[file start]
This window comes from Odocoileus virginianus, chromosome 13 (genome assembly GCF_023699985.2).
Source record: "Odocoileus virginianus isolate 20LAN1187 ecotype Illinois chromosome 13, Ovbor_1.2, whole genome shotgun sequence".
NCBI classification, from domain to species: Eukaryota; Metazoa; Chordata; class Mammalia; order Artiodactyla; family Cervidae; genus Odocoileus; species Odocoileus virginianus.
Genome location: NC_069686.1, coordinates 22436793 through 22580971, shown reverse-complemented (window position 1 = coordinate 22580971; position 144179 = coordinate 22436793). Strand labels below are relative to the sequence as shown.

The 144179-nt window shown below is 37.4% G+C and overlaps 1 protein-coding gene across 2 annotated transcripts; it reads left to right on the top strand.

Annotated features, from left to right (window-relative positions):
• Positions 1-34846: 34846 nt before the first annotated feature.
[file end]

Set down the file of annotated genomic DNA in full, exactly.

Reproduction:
This window comes from Odocoileus virginianus, chromosome 13 (genome assembly GCF_023699985.2).
Source record: "Odocoileus virginianus isolate 20LAN1187 ecotype Illinois chromosome 13, Ovbor_1.2, whole genome shotgun sequence".
NCBI classification, from domain to species: Eukaryota; Metazoa; Chordata; class Mammalia; order Artiodactyla; family Cervidae; genus Odocoileus; species Odocoileus virginianus.
Genome location: NC_069686.1, coordinates 22436793 through 22580971, shown reverse-complemented (window position 1 = coordinate 22580971; position 144179 = coordinate 22436793). Strand labels below are relative to the sequence as shown.

The 144179-nt window shown below is 37.4% G+C and overlaps 1 protein-coding gene across 2 annotated transcripts; it reads left to right on the top strand.

Annotated features, from left to right (window-relative positions):
• Positions 1-34846: 34846 nt before the first annotated feature.